The legacy of the late civil rights leader, writer and sociologist W.E.B. Du Bois is featured in a landmark exhibition that opened this week at the University Museum of Contemporary Art (UMCA).
“Du Bois in Our Time” focuses on the intersection of art and the major issues of our time, centered on the legacy of Du Bois and the causes he championed. UMCA has commissioned 10 internationally acclaimed American, Canadian and West African artists, whose work is socially engaged and research-based, to offer an aesthetic contribution to a modern rethinking of Du Bois.
Participating artists are Radcliffe Bailey, Mary Evans, Brendan Fernandes, LaToya Ruby Frazier, Julie Mehretu, Ann Messner, Jefferson Pinder, Tim Rollins & KOS, Mickalene Thomas, and Carrie Mae Weems. These artists, who work in a variety of mediums and are at different stages in their careers, will investigate Du Bois’ influence today using the vast campus-based W.E.B. Du Bois Archives for their research, along with the collaboration of five Du Bois scholars: James T. Campbell, Stanford University; David Glassberg, history department; Saidiya V. Hartman, Columbia University; Reiland Rabaka, University of Colorado; and William Strickland, Afro-American studies. The scholars will collaborate with the artists to support the artistic process through the generation of ideas, themes, and directions. The specially commissioned works of art for the exhibitions will have been created via a process where committed research, access to the online Du Bois Archive, along with collaboration and correspondence with Du Bois scholars inform an innovative approach to artistic expression.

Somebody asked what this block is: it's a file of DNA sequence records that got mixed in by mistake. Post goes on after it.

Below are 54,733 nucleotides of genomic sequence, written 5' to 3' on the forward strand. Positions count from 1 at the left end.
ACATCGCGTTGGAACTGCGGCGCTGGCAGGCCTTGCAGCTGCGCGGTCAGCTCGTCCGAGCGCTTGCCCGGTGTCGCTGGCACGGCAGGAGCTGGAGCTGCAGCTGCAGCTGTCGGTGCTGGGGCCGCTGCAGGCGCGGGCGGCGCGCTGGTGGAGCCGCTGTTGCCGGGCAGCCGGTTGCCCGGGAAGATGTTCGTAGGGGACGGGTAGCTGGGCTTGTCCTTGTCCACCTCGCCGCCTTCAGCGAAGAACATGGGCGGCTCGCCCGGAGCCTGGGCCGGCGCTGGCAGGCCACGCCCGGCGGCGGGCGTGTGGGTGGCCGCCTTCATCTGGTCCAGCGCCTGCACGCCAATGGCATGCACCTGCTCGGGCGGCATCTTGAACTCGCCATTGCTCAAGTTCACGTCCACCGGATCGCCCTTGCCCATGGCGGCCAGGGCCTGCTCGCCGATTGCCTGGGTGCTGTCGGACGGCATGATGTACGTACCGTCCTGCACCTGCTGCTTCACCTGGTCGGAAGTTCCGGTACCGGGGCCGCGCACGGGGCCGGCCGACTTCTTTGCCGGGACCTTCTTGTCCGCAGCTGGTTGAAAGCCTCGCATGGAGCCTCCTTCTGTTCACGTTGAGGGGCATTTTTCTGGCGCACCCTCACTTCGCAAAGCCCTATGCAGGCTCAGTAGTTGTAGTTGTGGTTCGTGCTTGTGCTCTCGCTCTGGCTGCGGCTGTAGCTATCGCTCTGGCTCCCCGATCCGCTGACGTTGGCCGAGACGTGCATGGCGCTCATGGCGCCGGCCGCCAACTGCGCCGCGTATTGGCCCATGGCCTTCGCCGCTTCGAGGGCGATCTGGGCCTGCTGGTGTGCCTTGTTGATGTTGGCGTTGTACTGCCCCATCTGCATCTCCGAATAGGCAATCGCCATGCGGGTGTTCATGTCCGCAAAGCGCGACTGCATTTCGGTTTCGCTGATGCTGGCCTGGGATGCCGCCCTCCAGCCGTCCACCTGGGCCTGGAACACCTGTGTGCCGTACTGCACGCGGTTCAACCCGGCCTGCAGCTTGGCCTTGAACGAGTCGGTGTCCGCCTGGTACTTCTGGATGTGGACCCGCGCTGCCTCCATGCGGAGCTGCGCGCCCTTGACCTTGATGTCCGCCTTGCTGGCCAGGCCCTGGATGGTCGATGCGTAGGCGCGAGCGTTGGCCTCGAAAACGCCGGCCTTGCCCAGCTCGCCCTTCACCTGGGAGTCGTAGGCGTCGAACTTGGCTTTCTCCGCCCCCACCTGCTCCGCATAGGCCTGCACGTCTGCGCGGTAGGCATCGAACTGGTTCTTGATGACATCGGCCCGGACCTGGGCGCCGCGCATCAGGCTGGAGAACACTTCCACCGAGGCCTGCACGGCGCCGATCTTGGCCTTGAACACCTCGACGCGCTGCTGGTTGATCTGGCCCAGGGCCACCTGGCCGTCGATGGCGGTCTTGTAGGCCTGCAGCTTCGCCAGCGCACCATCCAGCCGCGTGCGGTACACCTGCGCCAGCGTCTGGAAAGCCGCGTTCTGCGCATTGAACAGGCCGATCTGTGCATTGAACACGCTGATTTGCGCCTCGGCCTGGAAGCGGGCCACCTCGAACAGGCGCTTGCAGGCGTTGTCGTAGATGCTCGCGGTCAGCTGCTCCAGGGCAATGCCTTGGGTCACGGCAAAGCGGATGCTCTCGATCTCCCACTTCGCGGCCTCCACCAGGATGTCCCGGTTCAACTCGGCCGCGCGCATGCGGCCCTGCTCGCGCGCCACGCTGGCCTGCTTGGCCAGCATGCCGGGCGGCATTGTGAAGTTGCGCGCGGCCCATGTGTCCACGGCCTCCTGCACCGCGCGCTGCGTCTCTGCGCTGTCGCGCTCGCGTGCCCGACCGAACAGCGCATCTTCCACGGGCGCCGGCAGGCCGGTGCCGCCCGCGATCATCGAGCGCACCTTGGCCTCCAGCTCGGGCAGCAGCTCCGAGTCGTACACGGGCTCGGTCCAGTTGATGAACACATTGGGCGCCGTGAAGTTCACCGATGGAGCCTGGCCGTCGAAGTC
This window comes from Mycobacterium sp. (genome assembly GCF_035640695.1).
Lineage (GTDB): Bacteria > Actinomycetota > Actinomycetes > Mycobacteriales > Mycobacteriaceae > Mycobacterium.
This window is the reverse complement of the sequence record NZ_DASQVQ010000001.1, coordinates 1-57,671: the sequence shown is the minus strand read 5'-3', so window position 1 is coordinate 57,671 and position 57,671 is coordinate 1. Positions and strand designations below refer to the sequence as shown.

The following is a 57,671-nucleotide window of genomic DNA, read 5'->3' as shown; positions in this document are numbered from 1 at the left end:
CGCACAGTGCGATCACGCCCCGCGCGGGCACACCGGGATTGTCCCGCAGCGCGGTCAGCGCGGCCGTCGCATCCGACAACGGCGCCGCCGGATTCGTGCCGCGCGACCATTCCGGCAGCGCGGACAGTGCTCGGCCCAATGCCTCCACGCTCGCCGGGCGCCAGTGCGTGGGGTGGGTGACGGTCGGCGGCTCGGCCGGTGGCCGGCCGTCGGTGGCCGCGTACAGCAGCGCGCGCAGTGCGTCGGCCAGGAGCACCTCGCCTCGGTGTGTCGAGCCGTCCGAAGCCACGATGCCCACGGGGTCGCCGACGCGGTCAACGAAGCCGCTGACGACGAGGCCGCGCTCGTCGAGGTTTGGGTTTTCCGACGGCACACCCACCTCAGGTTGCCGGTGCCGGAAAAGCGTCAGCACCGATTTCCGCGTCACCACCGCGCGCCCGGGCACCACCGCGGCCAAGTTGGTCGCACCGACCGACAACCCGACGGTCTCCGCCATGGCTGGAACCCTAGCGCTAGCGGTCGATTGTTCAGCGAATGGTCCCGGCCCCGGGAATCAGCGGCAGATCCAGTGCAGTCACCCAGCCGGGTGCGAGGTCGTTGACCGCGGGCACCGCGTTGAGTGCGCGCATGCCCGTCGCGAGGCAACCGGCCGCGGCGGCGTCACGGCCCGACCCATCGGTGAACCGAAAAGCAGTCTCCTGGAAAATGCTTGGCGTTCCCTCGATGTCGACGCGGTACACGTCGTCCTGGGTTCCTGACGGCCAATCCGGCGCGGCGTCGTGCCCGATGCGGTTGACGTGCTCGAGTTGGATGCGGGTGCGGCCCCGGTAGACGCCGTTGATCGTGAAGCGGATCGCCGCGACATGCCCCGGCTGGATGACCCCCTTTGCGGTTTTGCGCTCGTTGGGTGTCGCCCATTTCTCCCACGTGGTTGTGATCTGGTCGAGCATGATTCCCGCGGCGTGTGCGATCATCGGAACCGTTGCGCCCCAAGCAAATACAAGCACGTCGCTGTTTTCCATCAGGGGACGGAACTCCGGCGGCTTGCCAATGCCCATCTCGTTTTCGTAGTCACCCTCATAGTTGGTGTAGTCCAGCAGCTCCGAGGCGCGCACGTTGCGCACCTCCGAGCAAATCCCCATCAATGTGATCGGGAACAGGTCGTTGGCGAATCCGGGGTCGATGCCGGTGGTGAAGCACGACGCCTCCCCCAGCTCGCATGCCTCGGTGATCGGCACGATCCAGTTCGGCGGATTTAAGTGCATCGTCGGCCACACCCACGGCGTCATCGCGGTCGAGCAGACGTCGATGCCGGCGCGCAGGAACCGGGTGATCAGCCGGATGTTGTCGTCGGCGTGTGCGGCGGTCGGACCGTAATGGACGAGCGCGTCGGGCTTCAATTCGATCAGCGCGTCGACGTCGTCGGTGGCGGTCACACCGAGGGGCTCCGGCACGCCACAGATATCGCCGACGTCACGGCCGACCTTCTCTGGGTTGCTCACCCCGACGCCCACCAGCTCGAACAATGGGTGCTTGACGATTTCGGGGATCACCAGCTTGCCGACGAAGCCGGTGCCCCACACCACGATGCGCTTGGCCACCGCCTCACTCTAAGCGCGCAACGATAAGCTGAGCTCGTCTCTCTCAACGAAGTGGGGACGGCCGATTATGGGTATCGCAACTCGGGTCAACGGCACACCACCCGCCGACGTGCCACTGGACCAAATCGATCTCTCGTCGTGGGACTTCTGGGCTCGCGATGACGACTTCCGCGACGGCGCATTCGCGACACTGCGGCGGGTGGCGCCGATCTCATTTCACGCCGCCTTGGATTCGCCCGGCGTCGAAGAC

A comprehensive schedule of educational events throughout the fall will be open to the public free of charge, including an international symposium on Sept. 28; a screening of the film that documents the project, produced by The American History Workshop Brooklyn; along with lectures, panel discussions, and gallery talks with scholars and artists.
The Nubuke Foundation and the Du Bois Centre, both in Accra, Ghana, will offer a distinct but related exhibition, “Du Bois in Our Time/Accra,” premiering in March 2014.